Ingersollism: From a Secular Point of View. A Lecture Delivered in Association Hall, New York; Music Hall, Boston; in Philadelphia, Chicago, St. Louis, and in Over Six Hundred of the Principal Lecture Courses of the United States and Canada

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Jansen, McClurg, 1883 - 130 pages
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Page 3 - I have always been strongly in favor of secular education, in the sense of education without theology; but I must confess I have been no less seriously perplexed to know by what practical measures the religious feeling, which is the essential basis of conduct, was to be kept up, in the present utterly chaotic state of opinion on these matters, without the use of the Bible.
Page 131 - Life of Haydn," the Gazette (Boston) says : " No fuller history of Haydn's career, the society in which he moved, and of his personal life can be found than is given in this work.
Page 132 - It is doubtful if these tales — antedating history in their origin, and yet fresh with all the charms of youth to all who read them for the first time — were ever before presented in so chaste and popular form.
Page 86 - Christ alone founded his empire upon love, and at this hour millions of men would die for him. In every other existence but that of Christ, how many imperfections ! Where is the character which has not yielded, vanquished by obstacles ? Where is the individual who has never been governed by circumstances or places, who has never succumbed to the...
Page 15 - I have consulted our philosophers, I have perused their books, I have examined their several opinions, I have found them all proud, positive, and dogmatizing even in their pretended scepticism, knowing every thing, proving nothing, and ridiculing one another ; and this is the only point in which they concur, and in which they are right.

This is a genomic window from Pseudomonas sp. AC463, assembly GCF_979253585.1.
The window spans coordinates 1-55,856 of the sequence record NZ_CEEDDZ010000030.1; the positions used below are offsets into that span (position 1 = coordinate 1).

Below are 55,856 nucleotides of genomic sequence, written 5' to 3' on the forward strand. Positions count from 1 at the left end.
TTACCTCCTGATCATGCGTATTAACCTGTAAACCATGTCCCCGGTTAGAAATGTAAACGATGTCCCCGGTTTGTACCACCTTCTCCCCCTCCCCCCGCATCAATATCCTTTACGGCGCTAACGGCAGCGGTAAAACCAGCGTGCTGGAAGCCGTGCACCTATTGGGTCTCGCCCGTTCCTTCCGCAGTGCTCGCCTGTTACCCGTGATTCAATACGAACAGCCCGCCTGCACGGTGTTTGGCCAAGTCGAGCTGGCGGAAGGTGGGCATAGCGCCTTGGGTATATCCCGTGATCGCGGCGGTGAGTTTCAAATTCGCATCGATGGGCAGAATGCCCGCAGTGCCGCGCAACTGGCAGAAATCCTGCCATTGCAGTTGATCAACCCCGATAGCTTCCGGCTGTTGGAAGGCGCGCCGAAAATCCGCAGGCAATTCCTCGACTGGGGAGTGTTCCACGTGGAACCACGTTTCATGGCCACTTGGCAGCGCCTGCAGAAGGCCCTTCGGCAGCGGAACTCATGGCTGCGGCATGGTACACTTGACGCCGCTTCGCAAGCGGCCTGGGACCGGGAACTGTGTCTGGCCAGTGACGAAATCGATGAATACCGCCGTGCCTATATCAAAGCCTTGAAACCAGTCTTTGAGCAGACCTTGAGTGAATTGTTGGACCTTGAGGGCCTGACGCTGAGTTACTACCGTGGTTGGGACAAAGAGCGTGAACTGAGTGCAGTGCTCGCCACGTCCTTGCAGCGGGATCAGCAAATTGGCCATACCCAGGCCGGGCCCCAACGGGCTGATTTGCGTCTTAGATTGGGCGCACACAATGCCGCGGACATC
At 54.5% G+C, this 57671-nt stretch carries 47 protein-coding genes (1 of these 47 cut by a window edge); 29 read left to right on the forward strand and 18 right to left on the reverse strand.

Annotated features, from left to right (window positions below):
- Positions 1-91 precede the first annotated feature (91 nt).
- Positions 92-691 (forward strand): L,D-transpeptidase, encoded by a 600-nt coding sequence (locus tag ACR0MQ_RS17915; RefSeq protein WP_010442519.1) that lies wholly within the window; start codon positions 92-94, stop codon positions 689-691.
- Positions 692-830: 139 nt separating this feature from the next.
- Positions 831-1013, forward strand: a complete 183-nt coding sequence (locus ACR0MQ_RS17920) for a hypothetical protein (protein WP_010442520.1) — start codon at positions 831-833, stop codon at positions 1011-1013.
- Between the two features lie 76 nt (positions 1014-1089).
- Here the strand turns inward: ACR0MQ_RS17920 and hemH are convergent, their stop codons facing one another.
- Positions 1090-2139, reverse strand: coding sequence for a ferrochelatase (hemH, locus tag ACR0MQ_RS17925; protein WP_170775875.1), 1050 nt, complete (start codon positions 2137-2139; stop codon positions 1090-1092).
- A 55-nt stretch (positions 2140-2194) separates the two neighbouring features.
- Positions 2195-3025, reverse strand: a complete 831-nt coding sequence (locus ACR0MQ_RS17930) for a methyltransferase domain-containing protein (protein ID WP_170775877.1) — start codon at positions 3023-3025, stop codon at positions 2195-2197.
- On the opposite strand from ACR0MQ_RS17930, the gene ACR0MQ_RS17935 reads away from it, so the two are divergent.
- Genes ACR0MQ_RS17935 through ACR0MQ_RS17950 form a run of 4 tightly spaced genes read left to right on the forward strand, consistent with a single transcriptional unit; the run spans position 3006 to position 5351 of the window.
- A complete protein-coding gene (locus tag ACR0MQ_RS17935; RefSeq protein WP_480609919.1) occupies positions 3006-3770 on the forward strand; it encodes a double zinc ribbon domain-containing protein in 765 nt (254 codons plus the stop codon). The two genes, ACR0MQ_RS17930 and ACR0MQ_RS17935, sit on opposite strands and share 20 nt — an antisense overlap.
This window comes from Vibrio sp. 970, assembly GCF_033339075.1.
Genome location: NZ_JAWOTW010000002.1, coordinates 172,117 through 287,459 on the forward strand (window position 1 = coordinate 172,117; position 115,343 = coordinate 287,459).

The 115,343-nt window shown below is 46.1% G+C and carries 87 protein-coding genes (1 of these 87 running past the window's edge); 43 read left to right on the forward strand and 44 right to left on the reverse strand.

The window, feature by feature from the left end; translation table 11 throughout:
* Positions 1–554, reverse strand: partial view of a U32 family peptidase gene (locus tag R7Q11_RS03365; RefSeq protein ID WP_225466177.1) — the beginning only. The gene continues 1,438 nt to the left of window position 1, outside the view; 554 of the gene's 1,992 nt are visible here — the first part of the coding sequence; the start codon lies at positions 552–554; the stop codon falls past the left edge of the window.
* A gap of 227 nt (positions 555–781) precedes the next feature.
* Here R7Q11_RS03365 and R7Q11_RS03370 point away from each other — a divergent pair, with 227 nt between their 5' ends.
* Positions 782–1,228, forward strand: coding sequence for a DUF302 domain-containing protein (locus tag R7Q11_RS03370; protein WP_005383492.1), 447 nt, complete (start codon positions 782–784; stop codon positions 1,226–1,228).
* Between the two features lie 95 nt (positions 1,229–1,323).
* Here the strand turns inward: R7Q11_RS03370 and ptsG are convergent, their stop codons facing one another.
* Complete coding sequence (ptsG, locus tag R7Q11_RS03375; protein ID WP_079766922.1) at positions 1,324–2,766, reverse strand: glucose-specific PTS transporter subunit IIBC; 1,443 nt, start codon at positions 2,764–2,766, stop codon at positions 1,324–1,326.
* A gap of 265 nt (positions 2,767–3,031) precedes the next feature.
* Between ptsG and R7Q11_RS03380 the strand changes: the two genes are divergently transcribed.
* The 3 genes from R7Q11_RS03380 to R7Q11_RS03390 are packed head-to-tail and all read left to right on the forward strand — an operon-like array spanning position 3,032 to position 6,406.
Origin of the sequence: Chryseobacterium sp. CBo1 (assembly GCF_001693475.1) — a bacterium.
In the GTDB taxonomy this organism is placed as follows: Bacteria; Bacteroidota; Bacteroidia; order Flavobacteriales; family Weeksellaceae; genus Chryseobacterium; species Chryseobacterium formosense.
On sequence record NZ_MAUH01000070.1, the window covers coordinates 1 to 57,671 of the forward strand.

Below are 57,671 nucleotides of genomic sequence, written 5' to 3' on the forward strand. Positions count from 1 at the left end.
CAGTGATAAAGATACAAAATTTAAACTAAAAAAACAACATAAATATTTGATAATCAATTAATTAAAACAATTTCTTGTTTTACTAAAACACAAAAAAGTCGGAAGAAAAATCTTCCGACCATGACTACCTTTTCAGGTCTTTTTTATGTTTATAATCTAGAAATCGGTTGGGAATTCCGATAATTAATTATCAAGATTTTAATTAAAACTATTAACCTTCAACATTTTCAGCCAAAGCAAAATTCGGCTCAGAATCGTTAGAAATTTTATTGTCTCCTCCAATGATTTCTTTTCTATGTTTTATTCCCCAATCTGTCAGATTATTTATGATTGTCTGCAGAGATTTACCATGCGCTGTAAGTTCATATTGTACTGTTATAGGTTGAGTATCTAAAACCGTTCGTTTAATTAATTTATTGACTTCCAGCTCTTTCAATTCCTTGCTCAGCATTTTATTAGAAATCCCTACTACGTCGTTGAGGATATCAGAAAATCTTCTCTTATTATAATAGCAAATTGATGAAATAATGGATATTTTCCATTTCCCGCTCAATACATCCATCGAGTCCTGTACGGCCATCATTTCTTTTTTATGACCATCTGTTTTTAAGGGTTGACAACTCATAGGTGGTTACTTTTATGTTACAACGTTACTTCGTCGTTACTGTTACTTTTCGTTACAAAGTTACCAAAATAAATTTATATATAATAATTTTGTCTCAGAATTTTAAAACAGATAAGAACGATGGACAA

Page 85 - Mohammed only legislators, who, having the first rank in the state, have sought the best solution of the social problem; but I see nothing there which reveals divinity. They themselves have never raised their pretensions so high. As for me, I recognize the gods and these great men as beings like myself. They have performed a lofty part in their times, as I have done. Nothing announces them divine. On the contrary, there are numerous resemblances between them and myself, foibles and errors which ally...
Page 83 - I know men ; and I tell you that Jesus Christ is not a man. Superficial minds see a resemblance between Christ and the founders of empires, and the gods of other religions. That resemblance does not exist. There is between Christianity and whatever other religions the distance of infinity.
Page 17 - ... talk against the immortality of the soul over a dish of coffee. I would fain ask a minute philosopher, what good he proposes to mankind by the publishing of his doctrines? Will they make a man a better citizen, or father of a family; a more endearing husband. friend, or son ? Will they enlarge his public or private virtues, or correct any of his failures or vices ? What is there either joyful or glorious in such opinions?
Page 35 - God," and he tells us that the word stands first for an object of worship. This, however, he follows by defining the word to mean " the Supreme Being, the eternal and infinite Spirit, the Creator and Sovereign of the universe.
Page 13 - You may travel over the world and you may find cities without walls, without king, without mint, without theatre or gymnasium, but you will never find a city without God, without prayer, without oracle, without sacrifice ; '' and the eighteen centuries since his day confirm the truth of his words. "Take from me...

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